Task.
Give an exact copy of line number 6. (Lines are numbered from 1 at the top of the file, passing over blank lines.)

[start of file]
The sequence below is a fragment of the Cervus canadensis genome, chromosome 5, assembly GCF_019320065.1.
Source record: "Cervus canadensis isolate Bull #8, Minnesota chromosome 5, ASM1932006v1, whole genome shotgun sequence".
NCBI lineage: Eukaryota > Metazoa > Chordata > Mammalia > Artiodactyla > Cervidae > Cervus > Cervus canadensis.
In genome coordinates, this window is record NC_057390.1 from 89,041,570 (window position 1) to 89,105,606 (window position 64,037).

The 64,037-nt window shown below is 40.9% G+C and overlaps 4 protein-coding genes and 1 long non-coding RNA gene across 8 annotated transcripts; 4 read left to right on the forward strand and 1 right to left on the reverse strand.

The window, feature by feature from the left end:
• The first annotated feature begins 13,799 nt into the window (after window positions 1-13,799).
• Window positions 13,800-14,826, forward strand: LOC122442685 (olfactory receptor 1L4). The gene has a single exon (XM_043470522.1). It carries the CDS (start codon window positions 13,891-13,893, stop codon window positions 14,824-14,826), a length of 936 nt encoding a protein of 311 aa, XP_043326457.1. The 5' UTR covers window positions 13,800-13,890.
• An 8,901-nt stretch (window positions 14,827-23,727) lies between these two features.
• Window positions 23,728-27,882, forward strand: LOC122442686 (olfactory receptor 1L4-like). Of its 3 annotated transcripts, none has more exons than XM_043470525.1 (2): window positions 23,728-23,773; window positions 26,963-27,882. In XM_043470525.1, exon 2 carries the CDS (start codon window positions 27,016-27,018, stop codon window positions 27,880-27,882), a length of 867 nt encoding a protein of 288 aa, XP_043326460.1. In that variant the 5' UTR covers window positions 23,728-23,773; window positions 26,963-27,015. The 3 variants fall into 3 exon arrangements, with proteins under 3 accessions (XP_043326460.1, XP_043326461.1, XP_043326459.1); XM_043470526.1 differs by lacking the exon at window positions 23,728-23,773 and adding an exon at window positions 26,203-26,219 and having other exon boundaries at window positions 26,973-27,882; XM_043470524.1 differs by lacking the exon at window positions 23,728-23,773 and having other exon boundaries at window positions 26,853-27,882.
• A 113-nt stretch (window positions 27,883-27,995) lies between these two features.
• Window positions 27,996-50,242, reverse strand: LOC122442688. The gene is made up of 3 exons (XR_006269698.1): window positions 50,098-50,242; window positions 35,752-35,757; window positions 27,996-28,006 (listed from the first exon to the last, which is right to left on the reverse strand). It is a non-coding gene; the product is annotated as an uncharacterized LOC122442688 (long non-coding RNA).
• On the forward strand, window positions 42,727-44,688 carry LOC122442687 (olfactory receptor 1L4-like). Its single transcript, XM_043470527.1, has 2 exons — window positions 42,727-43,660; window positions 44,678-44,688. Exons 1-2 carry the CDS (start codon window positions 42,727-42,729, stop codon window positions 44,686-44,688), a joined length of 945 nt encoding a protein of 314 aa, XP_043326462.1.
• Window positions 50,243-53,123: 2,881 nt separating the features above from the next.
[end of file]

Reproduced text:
The window, feature by feature from the left end: